Tuesday, March 9, 2010


Alan was over at my house, oh, I dunno, three months ago, talking about how he doesn't like the portrayal of Afghanistan as a big dirt hole on the news. All you see is, well, a dusty dirt hole, when there is a culture there. There are universities and schools and cities.

A comment by The Ancient reminded me of this conversation:
Imagine how this problem [adult literacy and job retraining] plays out in Afghanistan, where we're trying to train army personnel and policemen. (Imagine Detroit, but with bigger guns.)

Anyway, what I said to Alan at the time was something like, "Sure, there are universities. And culture, some of which dates back to at least Alexander. But the average person is illiterate. That doesn't mean they're dumb, but it makes it hard to build modern governmental institutions like armies and ministries, which are run via memo. There's a huge difference in training a literate person to be part of a modern nation-state's apparatus and an illiterate one."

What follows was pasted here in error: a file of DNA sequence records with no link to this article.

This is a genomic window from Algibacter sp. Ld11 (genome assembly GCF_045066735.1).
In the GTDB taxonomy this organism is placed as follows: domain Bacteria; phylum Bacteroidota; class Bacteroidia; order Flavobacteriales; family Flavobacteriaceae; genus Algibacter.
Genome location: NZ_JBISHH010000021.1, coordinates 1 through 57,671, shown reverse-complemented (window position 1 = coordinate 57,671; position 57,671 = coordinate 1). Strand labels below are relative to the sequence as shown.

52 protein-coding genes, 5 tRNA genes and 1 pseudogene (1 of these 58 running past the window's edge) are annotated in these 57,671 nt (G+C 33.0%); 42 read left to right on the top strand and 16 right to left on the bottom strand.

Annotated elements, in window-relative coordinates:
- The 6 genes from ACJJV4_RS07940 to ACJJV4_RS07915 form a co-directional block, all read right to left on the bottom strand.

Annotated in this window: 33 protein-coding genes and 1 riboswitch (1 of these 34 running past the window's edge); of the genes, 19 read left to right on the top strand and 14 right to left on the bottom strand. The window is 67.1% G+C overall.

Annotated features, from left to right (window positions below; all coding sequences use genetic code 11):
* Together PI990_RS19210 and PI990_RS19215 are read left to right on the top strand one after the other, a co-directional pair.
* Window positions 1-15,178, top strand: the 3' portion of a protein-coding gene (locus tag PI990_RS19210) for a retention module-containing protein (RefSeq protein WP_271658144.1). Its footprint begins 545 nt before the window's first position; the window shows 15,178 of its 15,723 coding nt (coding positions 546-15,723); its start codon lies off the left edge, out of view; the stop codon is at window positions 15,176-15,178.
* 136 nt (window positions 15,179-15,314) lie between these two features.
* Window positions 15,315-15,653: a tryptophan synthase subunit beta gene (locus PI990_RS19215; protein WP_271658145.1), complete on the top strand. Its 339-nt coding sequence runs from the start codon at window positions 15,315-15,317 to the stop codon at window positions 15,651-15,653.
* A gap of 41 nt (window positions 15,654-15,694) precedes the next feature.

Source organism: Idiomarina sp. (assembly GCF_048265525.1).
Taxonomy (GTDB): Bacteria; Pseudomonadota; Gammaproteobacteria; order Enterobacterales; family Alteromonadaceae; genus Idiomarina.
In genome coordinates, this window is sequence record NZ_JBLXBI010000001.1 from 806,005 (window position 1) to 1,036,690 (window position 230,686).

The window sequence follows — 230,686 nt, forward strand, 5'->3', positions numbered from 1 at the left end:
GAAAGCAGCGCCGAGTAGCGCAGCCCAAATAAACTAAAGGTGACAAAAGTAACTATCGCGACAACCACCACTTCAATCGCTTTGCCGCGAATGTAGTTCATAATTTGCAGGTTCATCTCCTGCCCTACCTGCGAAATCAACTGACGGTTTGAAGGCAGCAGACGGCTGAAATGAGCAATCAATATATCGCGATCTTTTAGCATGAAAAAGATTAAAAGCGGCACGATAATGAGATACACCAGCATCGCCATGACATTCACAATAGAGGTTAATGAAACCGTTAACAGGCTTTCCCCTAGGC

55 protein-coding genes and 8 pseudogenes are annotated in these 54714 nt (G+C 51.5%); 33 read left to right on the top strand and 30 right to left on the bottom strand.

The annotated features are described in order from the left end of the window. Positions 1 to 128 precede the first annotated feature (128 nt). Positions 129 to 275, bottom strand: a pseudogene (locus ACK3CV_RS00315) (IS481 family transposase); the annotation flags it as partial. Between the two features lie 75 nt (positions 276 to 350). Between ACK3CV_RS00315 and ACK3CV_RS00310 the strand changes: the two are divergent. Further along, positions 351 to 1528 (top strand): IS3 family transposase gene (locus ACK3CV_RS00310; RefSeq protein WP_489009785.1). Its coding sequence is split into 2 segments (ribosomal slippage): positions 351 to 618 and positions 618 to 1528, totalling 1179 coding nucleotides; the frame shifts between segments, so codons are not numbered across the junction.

60 Minutes ran a piece on the difficulty the US is having training Afghan special forces, but I couldn't find the video. It's not solely because the troops can't read. Some of it is a foreign language barrier issue. But being illiterate sure doesn't help.


George Pal said...

Is this the video?

Alan Howe said...

One quarter of the population is literate, about 7 million persons. And nearly one quarter of the populations, about 6 million kids, are in school. We are rapidly moving forward. Meanwhile, direction by oral order, in person and over telephones and radio, works well.

My term is the "dusty brown images." A few weeks ago, I found this link on Herat that provides an alternative and more hopeful view.


It's a great movie, George. Unfortunately, too many do not understand it is not a modern tale.

George Pal said...

It is not modern tale, nor is it an old clichéd tale but it is an endless tale, still the same today - just with modern matériel. Afghanistan is not a country, never was a country, and isn’t likely to become a country - except by imposition. You see switchbacks, I see zig-zags. Still, I hope you’re right.

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